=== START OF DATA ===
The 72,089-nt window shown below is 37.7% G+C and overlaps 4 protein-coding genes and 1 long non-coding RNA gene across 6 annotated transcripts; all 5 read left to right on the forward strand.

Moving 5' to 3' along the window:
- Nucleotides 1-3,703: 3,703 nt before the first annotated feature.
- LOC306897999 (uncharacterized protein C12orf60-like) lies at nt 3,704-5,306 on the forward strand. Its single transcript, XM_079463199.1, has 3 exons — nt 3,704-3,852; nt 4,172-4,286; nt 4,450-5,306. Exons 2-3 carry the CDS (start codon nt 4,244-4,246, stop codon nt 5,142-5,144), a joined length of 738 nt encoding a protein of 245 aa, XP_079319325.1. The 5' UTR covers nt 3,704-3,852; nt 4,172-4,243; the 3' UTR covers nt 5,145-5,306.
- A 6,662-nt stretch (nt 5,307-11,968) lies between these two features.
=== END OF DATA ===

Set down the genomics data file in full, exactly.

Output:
The 72,089-nt window shown below is 37.7% G+C and overlaps 4 protein-coding genes and 1 long non-coding RNA gene across 6 annotated transcripts; all 5 read left to right on the forward strand.

Moving 5' to 3' along the window:
- Nucleotides 1-3,703: 3,703 nt before the first annotated feature.
- LOC306897999 (uncharacterized protein C12orf60-like) lies at nt 3,704-5,306 on the forward strand. Its single transcript, XM_079463199.1, has 3 exons — nt 3,704-3,852; nt 4,172-4,286; nt 4,450-5,306. Exons 2-3 carry the CDS (start codon nt 4,244-4,246, stop codon nt 5,142-5,144), a joined length of 738 nt encoding a protein of 245 aa, XP_079319325.1. The 5' UTR covers nt 3,704-3,852; nt 4,172-4,243; the 3' UTR covers nt 5,145-5,306.
- A 6,662-nt stretch (nt 5,307-11,968) lies between these two features.